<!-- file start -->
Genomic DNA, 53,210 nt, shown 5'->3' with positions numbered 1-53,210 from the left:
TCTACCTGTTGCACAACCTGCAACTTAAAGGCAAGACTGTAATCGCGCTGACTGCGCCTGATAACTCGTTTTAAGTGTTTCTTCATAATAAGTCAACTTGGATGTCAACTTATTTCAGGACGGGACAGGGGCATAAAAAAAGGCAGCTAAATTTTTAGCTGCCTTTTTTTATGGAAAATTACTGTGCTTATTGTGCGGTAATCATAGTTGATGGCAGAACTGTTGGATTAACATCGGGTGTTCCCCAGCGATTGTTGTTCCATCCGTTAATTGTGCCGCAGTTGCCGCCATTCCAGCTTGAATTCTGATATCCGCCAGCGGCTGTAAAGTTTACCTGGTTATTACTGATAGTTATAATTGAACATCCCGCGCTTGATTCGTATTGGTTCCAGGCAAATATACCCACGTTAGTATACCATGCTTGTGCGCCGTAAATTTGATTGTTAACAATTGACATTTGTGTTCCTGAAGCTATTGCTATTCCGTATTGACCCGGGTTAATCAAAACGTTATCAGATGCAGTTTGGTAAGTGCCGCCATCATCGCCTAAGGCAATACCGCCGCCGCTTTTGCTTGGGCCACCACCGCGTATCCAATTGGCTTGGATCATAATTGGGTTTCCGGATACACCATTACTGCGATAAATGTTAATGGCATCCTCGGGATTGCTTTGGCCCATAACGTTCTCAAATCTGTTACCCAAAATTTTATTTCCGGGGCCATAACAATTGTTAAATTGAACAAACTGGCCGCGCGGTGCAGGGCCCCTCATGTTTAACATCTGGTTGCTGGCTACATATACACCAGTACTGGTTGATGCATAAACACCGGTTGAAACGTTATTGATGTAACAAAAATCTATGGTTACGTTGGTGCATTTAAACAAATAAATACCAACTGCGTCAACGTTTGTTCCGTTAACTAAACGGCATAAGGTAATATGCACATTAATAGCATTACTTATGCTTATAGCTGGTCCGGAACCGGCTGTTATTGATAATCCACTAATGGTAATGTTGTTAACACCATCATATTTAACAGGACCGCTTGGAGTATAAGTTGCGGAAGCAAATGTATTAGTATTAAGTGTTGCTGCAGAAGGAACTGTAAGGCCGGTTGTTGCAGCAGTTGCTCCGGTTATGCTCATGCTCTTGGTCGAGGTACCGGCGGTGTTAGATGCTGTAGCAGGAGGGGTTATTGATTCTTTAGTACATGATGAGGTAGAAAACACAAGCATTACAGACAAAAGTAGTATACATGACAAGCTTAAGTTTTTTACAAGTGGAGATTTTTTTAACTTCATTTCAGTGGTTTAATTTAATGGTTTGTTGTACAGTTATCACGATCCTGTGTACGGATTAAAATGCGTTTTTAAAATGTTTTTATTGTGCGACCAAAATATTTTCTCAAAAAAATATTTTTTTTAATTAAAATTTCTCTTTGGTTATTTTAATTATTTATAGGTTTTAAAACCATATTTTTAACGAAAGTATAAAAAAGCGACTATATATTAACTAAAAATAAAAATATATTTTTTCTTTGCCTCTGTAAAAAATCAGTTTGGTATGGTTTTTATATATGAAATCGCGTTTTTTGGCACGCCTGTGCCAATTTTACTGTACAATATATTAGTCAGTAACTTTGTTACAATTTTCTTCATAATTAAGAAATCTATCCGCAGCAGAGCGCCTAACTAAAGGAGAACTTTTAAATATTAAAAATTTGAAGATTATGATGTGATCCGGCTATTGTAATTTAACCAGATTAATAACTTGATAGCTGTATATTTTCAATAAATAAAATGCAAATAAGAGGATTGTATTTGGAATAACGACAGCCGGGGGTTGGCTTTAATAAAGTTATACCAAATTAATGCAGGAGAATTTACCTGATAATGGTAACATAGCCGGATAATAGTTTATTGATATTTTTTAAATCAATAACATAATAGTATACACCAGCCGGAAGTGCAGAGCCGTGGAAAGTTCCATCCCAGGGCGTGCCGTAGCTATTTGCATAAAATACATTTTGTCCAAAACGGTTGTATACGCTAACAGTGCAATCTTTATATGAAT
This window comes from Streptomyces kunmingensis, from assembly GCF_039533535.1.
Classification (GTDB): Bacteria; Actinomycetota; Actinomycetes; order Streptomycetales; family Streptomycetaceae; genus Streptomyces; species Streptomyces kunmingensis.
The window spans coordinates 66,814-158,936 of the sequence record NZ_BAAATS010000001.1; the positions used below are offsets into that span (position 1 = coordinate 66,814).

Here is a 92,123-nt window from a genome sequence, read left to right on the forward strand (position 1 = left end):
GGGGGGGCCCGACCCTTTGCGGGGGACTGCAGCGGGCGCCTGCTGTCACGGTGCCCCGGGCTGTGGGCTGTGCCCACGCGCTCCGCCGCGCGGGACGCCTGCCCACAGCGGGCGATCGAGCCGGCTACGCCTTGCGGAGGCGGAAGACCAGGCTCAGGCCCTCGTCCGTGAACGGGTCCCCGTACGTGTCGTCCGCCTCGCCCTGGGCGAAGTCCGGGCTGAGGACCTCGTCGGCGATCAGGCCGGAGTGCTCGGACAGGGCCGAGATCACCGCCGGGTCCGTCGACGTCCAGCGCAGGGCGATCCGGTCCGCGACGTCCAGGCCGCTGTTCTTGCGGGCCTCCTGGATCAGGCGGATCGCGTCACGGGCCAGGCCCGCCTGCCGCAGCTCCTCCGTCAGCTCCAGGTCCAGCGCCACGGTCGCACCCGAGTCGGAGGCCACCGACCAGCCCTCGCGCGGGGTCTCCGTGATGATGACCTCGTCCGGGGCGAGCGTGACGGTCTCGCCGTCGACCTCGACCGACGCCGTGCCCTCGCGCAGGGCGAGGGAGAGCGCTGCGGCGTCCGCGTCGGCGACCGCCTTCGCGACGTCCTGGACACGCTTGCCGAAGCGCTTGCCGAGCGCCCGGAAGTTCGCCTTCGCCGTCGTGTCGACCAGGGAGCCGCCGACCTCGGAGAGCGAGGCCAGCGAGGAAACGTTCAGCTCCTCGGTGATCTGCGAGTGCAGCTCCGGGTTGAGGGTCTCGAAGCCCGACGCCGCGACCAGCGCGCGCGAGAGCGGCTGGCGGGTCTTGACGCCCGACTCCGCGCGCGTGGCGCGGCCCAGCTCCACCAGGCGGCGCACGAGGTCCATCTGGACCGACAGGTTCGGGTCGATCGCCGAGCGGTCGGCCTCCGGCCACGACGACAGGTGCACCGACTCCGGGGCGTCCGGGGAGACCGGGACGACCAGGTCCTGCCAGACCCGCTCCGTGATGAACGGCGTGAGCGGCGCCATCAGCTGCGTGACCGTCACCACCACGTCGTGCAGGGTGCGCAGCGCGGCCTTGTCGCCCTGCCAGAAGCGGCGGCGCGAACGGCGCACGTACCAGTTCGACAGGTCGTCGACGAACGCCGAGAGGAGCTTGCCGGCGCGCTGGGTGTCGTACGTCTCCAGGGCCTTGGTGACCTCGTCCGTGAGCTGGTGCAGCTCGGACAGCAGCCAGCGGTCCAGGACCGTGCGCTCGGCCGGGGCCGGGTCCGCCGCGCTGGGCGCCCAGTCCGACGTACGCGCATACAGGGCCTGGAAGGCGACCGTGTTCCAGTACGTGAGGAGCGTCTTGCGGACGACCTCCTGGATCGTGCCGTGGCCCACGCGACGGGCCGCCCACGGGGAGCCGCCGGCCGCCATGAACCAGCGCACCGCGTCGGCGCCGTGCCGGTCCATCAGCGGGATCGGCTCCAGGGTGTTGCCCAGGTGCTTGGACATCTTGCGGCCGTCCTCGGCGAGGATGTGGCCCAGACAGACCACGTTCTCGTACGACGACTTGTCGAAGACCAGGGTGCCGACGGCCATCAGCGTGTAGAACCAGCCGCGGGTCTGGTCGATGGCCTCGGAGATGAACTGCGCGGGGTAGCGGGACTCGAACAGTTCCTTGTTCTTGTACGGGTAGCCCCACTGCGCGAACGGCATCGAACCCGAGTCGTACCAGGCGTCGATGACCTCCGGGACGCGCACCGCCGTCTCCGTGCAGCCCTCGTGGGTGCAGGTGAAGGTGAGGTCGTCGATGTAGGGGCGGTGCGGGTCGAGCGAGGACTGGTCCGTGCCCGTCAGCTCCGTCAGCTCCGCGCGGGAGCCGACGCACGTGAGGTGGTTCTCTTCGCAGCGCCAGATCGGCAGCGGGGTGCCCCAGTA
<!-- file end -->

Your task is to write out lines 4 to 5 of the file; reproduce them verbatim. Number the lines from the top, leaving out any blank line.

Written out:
Classification (GTDB): Bacteria; Actinomycetota; Actinomycetes; order Streptomycetales; family Streptomycetaceae; genus Streptomyces; species Streptomyces kunmingensis.
The window spans coordinates 66,814-158,936 of the sequence record NZ_BAAATS010000001.1; the positions used below are offsets into that span (position 1 = coordinate 66,814).